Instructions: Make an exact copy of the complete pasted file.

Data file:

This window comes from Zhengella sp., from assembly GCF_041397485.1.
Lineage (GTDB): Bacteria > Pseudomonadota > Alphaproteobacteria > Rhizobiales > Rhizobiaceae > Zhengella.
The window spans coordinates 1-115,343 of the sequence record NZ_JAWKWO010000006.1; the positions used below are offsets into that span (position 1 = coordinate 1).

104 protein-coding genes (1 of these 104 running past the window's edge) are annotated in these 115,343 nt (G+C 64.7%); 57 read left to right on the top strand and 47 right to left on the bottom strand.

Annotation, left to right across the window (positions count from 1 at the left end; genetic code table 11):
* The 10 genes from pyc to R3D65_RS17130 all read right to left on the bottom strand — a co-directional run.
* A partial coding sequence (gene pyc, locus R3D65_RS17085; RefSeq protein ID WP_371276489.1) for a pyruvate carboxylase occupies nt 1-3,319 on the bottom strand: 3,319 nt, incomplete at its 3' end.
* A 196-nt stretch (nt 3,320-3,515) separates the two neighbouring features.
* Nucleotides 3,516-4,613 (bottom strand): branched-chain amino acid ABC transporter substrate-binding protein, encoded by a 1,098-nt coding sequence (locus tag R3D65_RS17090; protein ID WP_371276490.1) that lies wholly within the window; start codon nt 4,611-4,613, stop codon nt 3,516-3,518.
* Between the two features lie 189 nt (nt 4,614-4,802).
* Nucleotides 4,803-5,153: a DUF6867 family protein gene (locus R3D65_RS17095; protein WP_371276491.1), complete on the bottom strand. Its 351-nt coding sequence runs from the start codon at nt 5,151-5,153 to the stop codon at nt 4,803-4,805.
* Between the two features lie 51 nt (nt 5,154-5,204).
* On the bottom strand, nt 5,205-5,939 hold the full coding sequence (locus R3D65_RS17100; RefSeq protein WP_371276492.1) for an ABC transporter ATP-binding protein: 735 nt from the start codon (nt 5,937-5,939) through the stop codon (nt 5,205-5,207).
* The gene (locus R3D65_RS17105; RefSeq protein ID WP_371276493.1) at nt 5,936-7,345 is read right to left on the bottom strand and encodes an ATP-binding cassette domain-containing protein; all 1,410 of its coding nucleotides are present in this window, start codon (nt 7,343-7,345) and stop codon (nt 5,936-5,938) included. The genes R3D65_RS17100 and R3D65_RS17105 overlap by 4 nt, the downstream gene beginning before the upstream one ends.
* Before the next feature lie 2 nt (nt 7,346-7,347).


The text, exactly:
This window comes from Zhengella sp., from assembly GCF_041397485.1.
Lineage (GTDB): Bacteria > Pseudomonadota > Alphaproteobacteria > Rhizobiales > Rhizobiaceae > Zhengella.
The window spans coordinates 1-115,343 of the sequence record NZ_JAWKWO010000006.1; the positions used below are offsets into that span (position 1 = coordinate 1).

104 protein-coding genes (1 of these 104 running past the window's edge) are annotated in these 115,343 nt (G+C 64.7%); 57 read left to right on the top strand and 47 right to left on the bottom strand.

Annotation, left to right across the window (positions count from 1 at the left end; genetic code table 11):
* The 10 genes from pyc to R3D65_RS17130 all read right to left on the bottom strand — a co-directional run.
* A partial coding sequence (gene pyc, locus R3D65_RS17085; RefSeq protein ID WP_371276489.1) for a pyruvate carboxylase occupies nt 1-3,319 on the bottom strand: 3,319 nt, incomplete at its 3' end.
* A 196-nt stretch (nt 3,320-3,515) separates the two neighbouring features.
* Nucleotides 3,516-4,613 (bottom strand): branched-chain amino acid ABC transporter substrate-binding protein, encoded by a 1,098-nt coding sequence (locus tag R3D65_RS17090; protein ID WP_371276490.1) that lies wholly within the window; start codon nt 4,611-4,613, stop codon nt 3,516-3,518.
* Between the two features lie 189 nt (nt 4,614-4,802).
* Nucleotides 4,803-5,153: a DUF6867 family protein gene (locus R3D65_RS17095; protein WP_371276491.1), complete on the bottom strand. Its 351-nt coding sequence runs from the start codon at nt 5,151-5,153 to the stop codon at nt 4,803-4,805.
* Between the two features lie 51 nt (nt 5,154-5,204).
* On the bottom strand, nt 5,205-5,939 hold the full coding sequence (locus R3D65_RS17100; RefSeq protein WP_371276492.1) for an ABC transporter ATP-binding protein: 735 nt from the start codon (nt 5,937-5,939) through the stop codon (nt 5,205-5,207).
* The gene (locus R3D65_RS17105; RefSeq protein ID WP_371276493.1) at nt 5,936-7,345 is read right to left on the bottom strand and encodes an ATP-binding cassette domain-containing protein; all 1,410 of its coding nucleotides are present in this window, start codon (nt 7,343-7,345) and stop codon (nt 5,936-5,938) included. The genes R3D65_RS17100 and R3D65_RS17105 overlap by 4 nt, the downstream gene beginning before the upstream one ends.
* Before the next feature lie 2 nt (nt 7,346-7,347).